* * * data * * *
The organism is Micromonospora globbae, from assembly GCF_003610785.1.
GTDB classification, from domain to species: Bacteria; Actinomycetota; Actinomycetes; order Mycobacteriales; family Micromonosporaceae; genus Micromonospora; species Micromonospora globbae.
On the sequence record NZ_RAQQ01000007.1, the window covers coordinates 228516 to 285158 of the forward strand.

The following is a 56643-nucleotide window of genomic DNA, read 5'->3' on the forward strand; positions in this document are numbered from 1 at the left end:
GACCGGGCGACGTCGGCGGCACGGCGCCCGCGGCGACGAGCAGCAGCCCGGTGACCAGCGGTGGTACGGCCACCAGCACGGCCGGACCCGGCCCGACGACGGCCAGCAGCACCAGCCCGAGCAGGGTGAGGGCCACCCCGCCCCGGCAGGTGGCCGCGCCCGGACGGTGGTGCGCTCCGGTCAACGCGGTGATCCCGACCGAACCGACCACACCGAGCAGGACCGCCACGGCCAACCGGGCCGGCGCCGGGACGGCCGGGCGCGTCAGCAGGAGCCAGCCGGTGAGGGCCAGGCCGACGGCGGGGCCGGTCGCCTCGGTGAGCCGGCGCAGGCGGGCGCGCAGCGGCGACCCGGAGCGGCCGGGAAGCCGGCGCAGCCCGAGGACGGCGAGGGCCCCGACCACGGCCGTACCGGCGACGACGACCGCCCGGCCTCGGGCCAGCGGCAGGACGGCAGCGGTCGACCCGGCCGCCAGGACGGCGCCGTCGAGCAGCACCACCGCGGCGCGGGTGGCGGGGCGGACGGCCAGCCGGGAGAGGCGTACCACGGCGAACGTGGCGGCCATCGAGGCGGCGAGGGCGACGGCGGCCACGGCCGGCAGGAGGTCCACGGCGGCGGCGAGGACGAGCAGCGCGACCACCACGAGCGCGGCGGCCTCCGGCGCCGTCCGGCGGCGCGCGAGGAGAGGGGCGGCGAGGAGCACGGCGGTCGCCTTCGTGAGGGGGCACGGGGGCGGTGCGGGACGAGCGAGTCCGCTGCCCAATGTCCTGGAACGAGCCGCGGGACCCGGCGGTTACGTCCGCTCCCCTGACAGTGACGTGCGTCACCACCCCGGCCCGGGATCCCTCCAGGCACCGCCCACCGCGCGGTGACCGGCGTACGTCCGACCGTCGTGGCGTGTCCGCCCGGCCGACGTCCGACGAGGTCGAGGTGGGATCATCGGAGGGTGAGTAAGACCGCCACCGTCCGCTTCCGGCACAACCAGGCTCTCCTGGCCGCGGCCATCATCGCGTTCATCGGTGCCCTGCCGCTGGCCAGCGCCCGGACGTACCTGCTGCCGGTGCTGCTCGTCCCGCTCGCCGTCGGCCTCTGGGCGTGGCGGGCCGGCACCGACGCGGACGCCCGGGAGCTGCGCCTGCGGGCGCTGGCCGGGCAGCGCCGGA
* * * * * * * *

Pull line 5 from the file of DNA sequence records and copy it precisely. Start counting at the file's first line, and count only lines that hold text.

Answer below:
GACCGGGCGACGTCGGCGGCACGGCGCCCGCGGCGACGAGCAGCAGCCCGGTGACCAGCGGTGGTACGGCCACCAGCACGGCCGGACCCGGCCCGACGACGGCCAGCAGCACCAGCCCGAGCAGGGTGAGGGCCACCCCGCCCCGGCAGGTGGCCGCGCCCGGACGGTGGTGCGCTCCGGTCAACGCGGTGATCCCGACCGAACCGACCACACCGAGCAGGACCGCCACGGCCAACCGGGCCGGCGCCGGGACGGCCGGGCGCGTCAGCAGGAGCCAGCCGGTGAGGGCCAGGCCGACGGCGGGGCCGGTCGCCTCGGTGAGCCGGCGCAGGCGGGCGCGCAGCGGCGACCCGGAGCGGCCGGGAAGCCGGCGCAGCCCGAGGACGGCGAGGGCCCCGACCACGGCCGTACCGGCGACGACGACCGCCCGGCCTCGGGCCAGCGGCAGGACGGCAGCGGTCGACCCGGCCGCCAGGACGGCGCCGTCGAGCAGCACCACCGCGGCGCGGGTGGCGGGGCGGACGGCCAGCCGGGAGAGGCGTACCACGGCGAACGTGGCGGCCATCGAGGCGGCGAGGGCGACGGCGGCCACGGCCGGCAGGAGGTCCACGGCGGCGGCGAGGACGAGCAGCGCGACCACCACGAGCGCGGCGGCCTCCGGCGCCGTCCGGCGGCGCGCGAGGAGAGGGGCGGCGAGGAGCACGGCGGTCGCCTTCGTGAGGGGGCACGGGGGCGGTGCGGGACGAGCGAGTCCGCTGCCCAATGTCCTGGAACGAGCCGCGGGACCCGGCGGTTACGTCCGCTCCCCTGACAGTGACGTGCGTCACCACCCCGGCCCGGGATCCCTCCAGGCACCGCCCACCGCGCGGTGACCGGCGTACGTCCGACCGTCGTGGCGTGTCCGCCCGGCCGACGTCCGACGAGGTCGAGGTGGGATCATCGGAGGGTGAGTAAGACCGCCACCGTCCGCTTCCGGCACAACCAGGCTCTCCTGGCCGCGGCCATCATCGCGTTCATCGGTGCCCTGCCGCTGGCCAGCGCCCGGACGTACCTGCTGCCGGTGCTGCTCGTCCCGCTCGCCGTCGGCCTCTGGGCGTGGCGGGCCGGCACCGACGCGGACGCCCGGGAGCTGCGCCTGCGGGCGCTGGCCGGGCAGCGCCGGA